New York Rangers Year in Review: 2016

BY Fansided and Brandon Cohen/FanSided via Blue Line Station • January 14, 2017

The New York Rangers amassed a 25-14-5 record in the 2016 portion of the 2015-16 campaign, followed by a 25-12-1 record in the 2016 segment of the 2016-17 campaign. Let’s take a look back at the Rangers year that was.

2016 started off with a whimper for the New York Rangers, as New York fell 3-0 to the Florida Panthers in their first game of the season. The Rangers out-shot the Panthers 40-20 in the game, but could not net the puck past Roberto Luongo. Had 2016 been a year of scoring struggles, the game could have worked as a microcosm. Instead, two games later better represents the year 2016.

On January 9, 2016, the Rangers hosted the Washington Capitals. Washington jolted out of the gates for a 2-0 lead, thanks in part to a power-play goal by Alexander Ovechkin. Ovechkin’s goal was assisted by Dan Girardi of the Rangers. Yes, you read that correctly.

Ovechkin’s goal was Girardi’s worst turnover of the year, and it was rightfully mocked.

New York battled back using their scoring depth to find the back of the net a trio of times. Scoring was not a problem for the Rangers in 2016, nor was forward depth. However, a problem the Rangers did face was holding the lead.

Up 3-2 with less than a minute remaining, the Rangers shelled. Washington capitalized on New York’s defense over offense choice, and scored with six seconds remaining in the third period. In overtime, Alexander Ovechkin used New York’s skaters as turnstiles and ended the game to give the Capitals the victory.

Thus, the year 2016 in a nutshell for the Rangers. New York could not play a complete game, struggled to contain opponents’ top scorers, suffered through various miscues by Dan Girardi, and watched Henrik Lundqvist have to compensate for the ghastly defense in front of him. What ended one season continued into the next, as the Rangers held onto Dan Girardi in the offseason.

The remainder of the 2016 portion of the 2015-16 season was a rollercoaster. At times the Rangers looked like the Rangers of old, winning four in a row against the Minnesota Wild, Philadelphia Flyers, New Jersey Devils, and Pittsburgh Penguins. At other times, New York looked hopeless, surrendering a trio of contests to the Carolina Hurricanes, Buffalo Sabres, and Pittsburgh Penguins.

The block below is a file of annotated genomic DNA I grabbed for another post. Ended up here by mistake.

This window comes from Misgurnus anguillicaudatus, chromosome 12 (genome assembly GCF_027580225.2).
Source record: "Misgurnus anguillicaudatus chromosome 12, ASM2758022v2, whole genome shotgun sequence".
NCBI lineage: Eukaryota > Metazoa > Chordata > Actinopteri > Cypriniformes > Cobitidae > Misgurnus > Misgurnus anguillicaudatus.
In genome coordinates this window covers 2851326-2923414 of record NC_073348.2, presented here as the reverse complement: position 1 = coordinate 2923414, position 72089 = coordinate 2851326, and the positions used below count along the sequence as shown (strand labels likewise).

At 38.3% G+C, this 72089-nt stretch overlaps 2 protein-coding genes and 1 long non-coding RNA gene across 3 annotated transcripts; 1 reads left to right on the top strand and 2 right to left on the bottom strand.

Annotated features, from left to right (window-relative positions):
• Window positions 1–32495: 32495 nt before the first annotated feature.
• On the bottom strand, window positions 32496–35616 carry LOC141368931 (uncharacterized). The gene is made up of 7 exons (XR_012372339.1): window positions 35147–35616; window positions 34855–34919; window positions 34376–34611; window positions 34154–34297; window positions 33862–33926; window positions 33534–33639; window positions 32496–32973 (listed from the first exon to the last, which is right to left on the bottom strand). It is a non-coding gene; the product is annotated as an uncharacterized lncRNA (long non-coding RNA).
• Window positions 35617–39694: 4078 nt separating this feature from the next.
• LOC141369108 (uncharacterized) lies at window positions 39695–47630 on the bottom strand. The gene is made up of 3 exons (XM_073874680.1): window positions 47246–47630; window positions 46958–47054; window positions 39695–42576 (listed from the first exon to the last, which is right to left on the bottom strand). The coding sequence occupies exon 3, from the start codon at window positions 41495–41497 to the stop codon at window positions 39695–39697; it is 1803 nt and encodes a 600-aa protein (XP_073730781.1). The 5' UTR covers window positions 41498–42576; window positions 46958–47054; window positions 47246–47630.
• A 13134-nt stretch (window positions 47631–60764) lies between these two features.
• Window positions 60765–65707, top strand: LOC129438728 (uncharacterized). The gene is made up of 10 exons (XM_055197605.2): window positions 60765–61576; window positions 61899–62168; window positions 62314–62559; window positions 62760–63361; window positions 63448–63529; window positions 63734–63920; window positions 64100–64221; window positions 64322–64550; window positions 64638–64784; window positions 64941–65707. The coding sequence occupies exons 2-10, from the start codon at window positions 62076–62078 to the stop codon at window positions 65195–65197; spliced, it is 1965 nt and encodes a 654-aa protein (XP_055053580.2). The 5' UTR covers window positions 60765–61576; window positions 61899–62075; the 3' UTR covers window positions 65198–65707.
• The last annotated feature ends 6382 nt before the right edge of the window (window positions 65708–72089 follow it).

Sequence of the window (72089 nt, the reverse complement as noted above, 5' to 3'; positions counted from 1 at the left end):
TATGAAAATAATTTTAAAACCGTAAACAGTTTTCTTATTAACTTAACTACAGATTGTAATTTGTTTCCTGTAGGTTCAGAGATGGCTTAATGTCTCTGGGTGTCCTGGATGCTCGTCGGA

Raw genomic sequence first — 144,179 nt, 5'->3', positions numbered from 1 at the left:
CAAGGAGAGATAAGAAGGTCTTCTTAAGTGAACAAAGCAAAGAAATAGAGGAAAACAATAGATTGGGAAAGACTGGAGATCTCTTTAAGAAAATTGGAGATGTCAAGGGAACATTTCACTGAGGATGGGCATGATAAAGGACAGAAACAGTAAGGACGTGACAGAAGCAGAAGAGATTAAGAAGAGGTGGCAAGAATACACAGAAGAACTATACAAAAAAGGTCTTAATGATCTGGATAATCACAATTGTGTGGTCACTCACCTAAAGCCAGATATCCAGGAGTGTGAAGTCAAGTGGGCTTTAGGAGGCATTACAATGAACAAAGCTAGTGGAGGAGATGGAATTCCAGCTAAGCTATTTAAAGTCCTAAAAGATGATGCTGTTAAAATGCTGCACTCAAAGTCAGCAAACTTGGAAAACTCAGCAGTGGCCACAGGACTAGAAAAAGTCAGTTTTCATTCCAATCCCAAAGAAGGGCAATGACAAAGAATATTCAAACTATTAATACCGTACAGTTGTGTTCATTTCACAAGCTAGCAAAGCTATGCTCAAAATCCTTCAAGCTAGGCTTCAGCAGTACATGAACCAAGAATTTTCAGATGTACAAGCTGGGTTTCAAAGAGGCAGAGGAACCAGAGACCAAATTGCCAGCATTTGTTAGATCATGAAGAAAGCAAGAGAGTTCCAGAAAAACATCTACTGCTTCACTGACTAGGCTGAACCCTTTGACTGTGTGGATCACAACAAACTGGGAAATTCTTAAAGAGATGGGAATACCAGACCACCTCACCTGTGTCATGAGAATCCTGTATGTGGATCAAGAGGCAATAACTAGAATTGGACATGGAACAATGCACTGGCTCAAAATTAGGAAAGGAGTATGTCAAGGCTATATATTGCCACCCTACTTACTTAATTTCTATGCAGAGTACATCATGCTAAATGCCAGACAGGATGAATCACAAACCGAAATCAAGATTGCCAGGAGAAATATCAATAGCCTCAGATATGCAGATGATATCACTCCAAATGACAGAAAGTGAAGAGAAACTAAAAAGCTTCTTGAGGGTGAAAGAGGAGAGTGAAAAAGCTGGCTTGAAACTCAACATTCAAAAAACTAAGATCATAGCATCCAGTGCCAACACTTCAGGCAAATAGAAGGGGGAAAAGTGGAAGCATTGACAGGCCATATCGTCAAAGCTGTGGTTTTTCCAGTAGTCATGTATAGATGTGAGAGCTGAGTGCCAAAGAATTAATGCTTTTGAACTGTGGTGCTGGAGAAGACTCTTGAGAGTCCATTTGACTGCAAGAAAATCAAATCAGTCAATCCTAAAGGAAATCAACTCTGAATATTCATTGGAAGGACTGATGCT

Offensively, New York had the talent. Defensively, New York’s disastrous play only got worse. The defensive ineptitude was most evident in the first round of the playoffs. Facing off against the Pittsburgh Penguins, the Rangers were knocked out in five games, allowing 21 goals in the quintet. Pittsburgh scored 4.2 goals per game, compared to the Rangers 2.0 goals per game.

Following the disastrous exit, Jeff Gorton set out to improve the Rangers. To do so, New York parted with Derick Brassard, Dominic Moore, Eric Staal, Viktor Stalberg, and Keith Yandle, bringing in Adam Clendening, Michael Grabner, Nick Holden, Brandon Pirri, Jimmy Vesey, and Mika Zibanejad.

The influx of forwards allowed the Rangers to rocket off to a 13-4 start, as New York scored at an unheard of pace. The 2016-17 Rangers feature four skill lines when healthy, moving away from enforcers and gritty players in favor of talented scorers.

Rookies Pavel Buchnevich and Jimmy Vesey joined the fray, while Kevin Hayes (who lost 20 pounds in the offseason) and J.T. Miller saw their roles increase. While scoring more, the Rangers also became a younger team, a combo any team would be thrilled with.

Unfortunately, as 2016 comes to an end, the defense remains a major problem for the Rangers. Dan Girardi is still on the top pair, while Brady Skjei’s development and the surprising talent of Nick Holden have not stopped the defensive woes. Henrik Lundqvist remains under fire, while the Rangers remain trying to outscore their own defense.

All things considered, the best way to recap the year 2016 is to say it was an expected rollercoaster. With the Rangers offense and goaltending as talented as they are, New York should be an elite team. Instead, the defense drags the organization down, making every game a question mark.

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